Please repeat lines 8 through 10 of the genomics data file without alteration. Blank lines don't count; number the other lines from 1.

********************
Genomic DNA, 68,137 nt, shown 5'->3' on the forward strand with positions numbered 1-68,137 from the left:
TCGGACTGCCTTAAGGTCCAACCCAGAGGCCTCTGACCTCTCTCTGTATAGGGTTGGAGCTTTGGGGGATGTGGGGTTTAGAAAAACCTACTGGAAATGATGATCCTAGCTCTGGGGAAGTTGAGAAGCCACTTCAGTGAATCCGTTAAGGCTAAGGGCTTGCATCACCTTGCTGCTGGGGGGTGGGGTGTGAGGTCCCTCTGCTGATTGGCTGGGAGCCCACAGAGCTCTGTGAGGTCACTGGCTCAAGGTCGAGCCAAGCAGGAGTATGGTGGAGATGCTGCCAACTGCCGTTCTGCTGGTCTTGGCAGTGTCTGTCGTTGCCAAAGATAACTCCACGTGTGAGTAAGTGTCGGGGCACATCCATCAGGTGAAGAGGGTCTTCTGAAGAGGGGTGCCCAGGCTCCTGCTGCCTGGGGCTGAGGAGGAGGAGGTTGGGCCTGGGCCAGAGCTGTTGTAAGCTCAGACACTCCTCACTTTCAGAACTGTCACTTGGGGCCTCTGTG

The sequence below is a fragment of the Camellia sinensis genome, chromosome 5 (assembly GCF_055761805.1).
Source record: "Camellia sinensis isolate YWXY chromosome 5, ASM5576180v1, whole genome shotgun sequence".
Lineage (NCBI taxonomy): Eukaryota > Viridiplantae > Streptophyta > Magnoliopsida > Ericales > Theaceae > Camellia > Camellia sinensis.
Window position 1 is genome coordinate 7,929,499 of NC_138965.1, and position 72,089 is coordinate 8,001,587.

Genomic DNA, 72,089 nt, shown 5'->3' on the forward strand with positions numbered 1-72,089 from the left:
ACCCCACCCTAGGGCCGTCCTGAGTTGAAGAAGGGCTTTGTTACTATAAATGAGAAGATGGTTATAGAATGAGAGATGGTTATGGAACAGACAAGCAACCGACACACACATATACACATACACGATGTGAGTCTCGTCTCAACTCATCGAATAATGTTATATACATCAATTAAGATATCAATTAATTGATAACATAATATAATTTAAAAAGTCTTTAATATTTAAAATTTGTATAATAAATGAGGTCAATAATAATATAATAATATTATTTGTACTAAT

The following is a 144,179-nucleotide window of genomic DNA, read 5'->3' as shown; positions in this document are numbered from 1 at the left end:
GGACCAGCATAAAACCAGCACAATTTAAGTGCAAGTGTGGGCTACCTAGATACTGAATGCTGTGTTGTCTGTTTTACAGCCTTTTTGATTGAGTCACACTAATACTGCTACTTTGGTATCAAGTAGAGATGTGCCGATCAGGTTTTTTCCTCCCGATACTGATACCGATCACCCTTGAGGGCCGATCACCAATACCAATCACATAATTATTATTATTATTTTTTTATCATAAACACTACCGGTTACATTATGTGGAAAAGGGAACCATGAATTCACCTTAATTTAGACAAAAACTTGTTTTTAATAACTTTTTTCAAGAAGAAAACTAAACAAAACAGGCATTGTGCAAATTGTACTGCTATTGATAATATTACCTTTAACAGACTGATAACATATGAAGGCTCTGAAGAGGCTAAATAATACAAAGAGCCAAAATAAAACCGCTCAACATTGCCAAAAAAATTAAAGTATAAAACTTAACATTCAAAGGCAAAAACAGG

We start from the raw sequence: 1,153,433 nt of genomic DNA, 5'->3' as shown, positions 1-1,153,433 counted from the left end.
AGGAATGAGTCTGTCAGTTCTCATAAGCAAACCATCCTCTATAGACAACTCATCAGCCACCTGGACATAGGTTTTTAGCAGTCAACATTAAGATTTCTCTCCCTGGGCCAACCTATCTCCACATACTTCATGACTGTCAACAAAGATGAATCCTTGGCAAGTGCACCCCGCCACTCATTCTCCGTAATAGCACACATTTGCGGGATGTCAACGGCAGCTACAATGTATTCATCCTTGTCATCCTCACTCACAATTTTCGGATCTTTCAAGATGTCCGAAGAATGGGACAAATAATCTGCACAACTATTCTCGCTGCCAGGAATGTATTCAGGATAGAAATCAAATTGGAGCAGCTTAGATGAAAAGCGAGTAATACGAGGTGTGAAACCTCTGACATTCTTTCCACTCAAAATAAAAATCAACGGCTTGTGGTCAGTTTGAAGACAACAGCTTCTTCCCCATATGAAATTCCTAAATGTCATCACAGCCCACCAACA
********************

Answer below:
ACCCCACCCTAGGGCCGTCCTGAGTTGAAGAAGGGCTTTGTTACTATAAATGAGAAGATGGTTATAGAATGAGAGATGGTTATGGAACAGACAAGCAACCGACACACACATATACACATACACGATGTGAGTCTCGTCTCAACTCATCGAATAATGTTATATACATCAATTAAGATATCAATTAATTGATAACATAATATAATTTAAAAAGTCTTTAATATTTAAAATTTGTATAATAAATGAGGTCAATAATAATATAATAATATTATTTGTACTAAT

The following is a 144,179-nucleotide window of genomic DNA, read 5'->3' as shown; positions in this document are numbered from 1 at the left end:
GGACCAGCATAAAACCAGCACAATTTAAGTGCAAGTGTGGGCTACCTAGATACTGAATGCTGTGTTGTCTGTTTTACAGCCTTTTTGATTGAGTCACACTAATACTGCTACTTTGGTATCAAGTAGAGATGTGCCGATCAGGTTTTTTCCTCCCGATACTGATACCGATCACCCTTGAGGGCCGATCACCAATACCAATCACATAATTATTATTATTATTTTTTTATCATAAACACTACCGGTTACATTATGTGGAAAAGGGAACCATGAATTCACCTTAATTTAGACAAAAACTTGTTTTTAATAACTTTTTTCAAGAAGAAAACTAAACAAAACAGGCATTGTGCAAATTGTACTGCTATTGATAATATTACCTTTAACAGACTGATAACATATGAAGGCTCTGAAGAGGCTAAATAATACAAAGAGCCAAAATAAAACCGCTCAACATTGCCAAAAAAATTAAAGTATAAAACTTAACATTCAAAGGCAAAAACAGG